Stevens Students Develop Simulation Models for Optimizing Shuttle Service in Antarctica

Navigating the South Pole

4/15/2014

It’s remote, icy, and for most part, an inhospitable region at the end of the earth. But for researchers, Antarctica is a natural laboratory providing an amazing opportunity to investigate and study processes that are crucial from a national and global perspective.

In 2013, Stevens Institute of Technology was invited by Lockheed Martin to assist in the ‘Virtual Antarctica’ project – to develop simulations of all the operational processes and activities that occur at McMurdo station, Antarctica’s largest research center.

“Tackling the logistical challenges of supporting scientific research at the highest driest, coldest, windiest and emptiest place on Earth, is a Herculean task,” said Dr. Mo Mansouri, assistant professor, School of Systems and Enterprises (SSE), and the Virtual Antarctica project lead.

“Our goal is to test and manipulate scenarios in a virtual environment and create critical intelligence that will enable better decision making for logistics at McMurdo station: medical facilities, communications, transportation, shipping, emergency response, housing, food services, science support, environmental protection, research vessels, and much more.”

As exposing students to real world situations and preparing them for their future careers is one of the strategic goals at Stevens, Dr. Mansouri outsourced a part of the Virtual Antarctica project to a group of five undergraduate Engineering Management students.

For their Senior Design Project, Cerille Avetria, Matthew Chang, Dylan Feldman, Anne Fodor, and Christie Gamon, seniors in the Engineering Management program at SSE were assigned the task of developing simulations to optimize the shuttle operations that transport passengers from the international arrival and departures section of the Pegasus runway to McMurdo base station.

“The aim of the project was two-fold; to simulate and document the current shuttle operation at the station, and secondly, to alter/manipulate the current operation in a virtual environment and come up with a more efficient and cost-effective shuttle process,” said Matthew Chang.

“The project was a great opportunity to work on a small portion of a huge real world problem, and to apply our systems knowledge to an important cause,” said Dylan Feldman.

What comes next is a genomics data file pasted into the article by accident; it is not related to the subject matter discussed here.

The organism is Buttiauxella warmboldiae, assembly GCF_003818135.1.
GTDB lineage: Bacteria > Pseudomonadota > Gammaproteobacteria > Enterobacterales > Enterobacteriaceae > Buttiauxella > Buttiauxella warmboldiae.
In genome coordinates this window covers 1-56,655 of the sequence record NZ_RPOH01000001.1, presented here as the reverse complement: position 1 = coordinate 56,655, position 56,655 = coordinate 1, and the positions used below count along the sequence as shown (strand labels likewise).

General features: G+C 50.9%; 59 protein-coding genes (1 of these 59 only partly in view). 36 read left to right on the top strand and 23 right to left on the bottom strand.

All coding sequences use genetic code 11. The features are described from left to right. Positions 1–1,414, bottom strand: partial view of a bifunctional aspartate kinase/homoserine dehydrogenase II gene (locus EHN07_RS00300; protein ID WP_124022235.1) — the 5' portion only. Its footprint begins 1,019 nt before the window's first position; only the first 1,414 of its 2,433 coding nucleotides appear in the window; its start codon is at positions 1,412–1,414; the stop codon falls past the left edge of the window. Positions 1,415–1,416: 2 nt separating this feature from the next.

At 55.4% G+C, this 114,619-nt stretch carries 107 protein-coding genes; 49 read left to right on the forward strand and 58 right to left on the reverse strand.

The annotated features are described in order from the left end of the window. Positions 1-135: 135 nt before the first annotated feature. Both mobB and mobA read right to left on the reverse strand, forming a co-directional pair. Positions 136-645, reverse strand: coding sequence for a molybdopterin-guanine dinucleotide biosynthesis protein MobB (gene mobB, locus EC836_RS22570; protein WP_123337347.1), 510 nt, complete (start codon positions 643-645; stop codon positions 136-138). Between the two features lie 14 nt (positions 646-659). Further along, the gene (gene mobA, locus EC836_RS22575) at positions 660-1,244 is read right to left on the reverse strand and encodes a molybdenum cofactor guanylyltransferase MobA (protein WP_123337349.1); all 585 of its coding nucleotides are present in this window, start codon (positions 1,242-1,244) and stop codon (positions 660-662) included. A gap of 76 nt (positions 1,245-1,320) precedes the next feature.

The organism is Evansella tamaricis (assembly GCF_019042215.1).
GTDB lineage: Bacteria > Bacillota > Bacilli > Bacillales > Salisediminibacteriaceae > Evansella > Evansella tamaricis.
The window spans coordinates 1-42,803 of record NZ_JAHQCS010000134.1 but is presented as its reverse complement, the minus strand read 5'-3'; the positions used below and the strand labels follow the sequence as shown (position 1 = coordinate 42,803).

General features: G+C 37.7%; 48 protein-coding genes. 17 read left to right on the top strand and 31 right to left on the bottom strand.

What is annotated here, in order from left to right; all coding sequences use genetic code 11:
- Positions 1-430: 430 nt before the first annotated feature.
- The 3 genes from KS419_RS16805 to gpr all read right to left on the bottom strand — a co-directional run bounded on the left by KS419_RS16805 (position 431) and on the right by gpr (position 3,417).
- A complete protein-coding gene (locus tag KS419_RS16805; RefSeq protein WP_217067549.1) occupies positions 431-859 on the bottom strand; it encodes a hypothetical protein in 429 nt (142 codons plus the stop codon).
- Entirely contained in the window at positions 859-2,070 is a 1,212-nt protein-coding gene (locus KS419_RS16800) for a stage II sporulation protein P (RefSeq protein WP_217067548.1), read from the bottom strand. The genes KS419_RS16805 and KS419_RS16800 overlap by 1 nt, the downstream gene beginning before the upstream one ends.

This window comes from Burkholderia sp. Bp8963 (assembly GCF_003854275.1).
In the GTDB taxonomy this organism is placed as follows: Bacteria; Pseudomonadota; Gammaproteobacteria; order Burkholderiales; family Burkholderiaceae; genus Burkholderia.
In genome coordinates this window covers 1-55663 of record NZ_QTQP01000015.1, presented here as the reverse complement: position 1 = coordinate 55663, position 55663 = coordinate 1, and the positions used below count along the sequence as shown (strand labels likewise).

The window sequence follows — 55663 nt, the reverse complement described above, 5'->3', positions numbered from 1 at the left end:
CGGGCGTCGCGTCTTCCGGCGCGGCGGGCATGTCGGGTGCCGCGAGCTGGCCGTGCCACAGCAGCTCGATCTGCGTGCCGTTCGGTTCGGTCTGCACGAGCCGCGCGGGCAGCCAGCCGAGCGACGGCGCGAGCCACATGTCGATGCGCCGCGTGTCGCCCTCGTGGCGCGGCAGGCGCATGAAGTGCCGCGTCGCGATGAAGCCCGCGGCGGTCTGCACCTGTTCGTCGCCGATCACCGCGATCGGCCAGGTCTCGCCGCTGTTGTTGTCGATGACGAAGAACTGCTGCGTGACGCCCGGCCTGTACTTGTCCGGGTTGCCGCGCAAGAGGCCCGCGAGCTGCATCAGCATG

“It was an incredible experience working on a project in Antarctica – albeit virtually. From identifying and analyzing the existing shuttle process at McMurdo, to creating alternate prototype shuttle service models that would be optimal in functioning, and support research operations in Antarctica, the process reinforced all the systems and project management education that we have received at Stevens.”

“We will take away the skills developed in working as a team, gathering requirements and managing deadlines,” said Christie Gamon.  To get a hands-on experience on how a large systems network functions; the several inter-dependent parts that exist in a system, and how while finding a solution to a small part of the problem it is vital to keep the whole big system in perspective is something that cannot be learnt in the classroom.”

According to faculty advisor, Eirik Hole, SSE, “This project is a fantastic example of what we want the Senior Design experience to be for our Engineering Management students. The students have to integrate everything they have learned during their time here at Stevens and figure out how to apply it to a real world problem for a real client. The transformation over the two semesters from students who expect their Professor to tell them what to do and how to do it, into fledgling professionals that can take a challenge and run with it never ceases to amaze me.”

This project will be displayed at the Stevens Innovation Expo held on April 30th on the Stevens campus, an annual, one-day, campus-wide event that displays the extensive research and innovation accomplishments of faculty and students.